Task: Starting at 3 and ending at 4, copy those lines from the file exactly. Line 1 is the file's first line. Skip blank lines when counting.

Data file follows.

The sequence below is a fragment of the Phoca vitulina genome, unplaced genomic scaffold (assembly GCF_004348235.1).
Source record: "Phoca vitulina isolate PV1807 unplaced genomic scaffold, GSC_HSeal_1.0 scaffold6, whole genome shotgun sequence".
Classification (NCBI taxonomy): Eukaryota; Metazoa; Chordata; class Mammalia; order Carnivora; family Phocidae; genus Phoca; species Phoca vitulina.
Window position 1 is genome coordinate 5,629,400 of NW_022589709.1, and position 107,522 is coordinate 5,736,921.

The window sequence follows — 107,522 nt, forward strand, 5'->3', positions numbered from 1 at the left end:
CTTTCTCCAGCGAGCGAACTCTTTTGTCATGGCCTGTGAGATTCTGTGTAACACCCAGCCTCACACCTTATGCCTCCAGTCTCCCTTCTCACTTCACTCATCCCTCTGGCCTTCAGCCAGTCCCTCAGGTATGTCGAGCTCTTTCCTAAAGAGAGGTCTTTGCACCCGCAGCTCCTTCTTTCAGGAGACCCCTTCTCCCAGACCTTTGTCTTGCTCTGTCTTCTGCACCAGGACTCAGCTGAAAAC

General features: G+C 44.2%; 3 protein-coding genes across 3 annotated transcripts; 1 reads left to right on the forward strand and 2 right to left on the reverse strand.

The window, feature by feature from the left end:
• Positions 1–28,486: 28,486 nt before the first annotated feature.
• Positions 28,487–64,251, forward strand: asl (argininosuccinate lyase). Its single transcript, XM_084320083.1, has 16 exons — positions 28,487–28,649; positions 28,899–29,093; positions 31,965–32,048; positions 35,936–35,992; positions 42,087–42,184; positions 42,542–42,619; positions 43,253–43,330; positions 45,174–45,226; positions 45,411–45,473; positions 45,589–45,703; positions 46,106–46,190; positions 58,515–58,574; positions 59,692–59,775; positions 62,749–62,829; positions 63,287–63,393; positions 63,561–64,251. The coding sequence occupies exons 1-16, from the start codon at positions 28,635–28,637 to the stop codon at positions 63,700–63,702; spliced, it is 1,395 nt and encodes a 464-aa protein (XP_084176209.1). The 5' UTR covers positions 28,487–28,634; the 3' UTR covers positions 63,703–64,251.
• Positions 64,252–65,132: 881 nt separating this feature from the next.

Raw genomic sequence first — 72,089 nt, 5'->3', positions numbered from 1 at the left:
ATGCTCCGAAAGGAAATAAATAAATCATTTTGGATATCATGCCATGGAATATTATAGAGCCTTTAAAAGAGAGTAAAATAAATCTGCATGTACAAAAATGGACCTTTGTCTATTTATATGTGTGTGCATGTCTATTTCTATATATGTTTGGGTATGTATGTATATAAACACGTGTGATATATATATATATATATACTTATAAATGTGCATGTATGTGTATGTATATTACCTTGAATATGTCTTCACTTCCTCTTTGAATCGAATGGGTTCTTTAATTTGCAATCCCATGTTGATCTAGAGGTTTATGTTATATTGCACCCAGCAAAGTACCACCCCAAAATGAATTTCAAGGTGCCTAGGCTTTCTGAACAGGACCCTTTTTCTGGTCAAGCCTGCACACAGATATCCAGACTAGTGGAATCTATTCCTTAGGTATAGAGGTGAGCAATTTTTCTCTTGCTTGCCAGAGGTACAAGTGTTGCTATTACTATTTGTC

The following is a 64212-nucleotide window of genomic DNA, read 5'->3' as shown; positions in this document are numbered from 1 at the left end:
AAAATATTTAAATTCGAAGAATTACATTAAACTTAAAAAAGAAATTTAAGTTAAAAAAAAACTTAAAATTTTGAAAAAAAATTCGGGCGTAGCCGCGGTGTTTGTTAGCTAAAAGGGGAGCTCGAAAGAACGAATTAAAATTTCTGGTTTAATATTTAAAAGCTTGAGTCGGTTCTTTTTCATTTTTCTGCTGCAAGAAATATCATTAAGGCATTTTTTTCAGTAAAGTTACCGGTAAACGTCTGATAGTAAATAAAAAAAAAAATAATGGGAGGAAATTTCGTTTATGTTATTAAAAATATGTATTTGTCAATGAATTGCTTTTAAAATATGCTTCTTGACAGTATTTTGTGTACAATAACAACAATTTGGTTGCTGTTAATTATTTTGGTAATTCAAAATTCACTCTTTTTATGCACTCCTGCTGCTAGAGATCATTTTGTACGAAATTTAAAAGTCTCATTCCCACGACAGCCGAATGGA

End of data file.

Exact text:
Classification (NCBI taxonomy): Eukaryota; Metazoa; Chordata; class Mammalia; order Carnivora; family Phocidae; genus Phoca; species Phoca vitulina.
Window position 1 is genome coordinate 5,629,400 of NW_022589709.1, and position 107,522 is coordinate 5,736,921.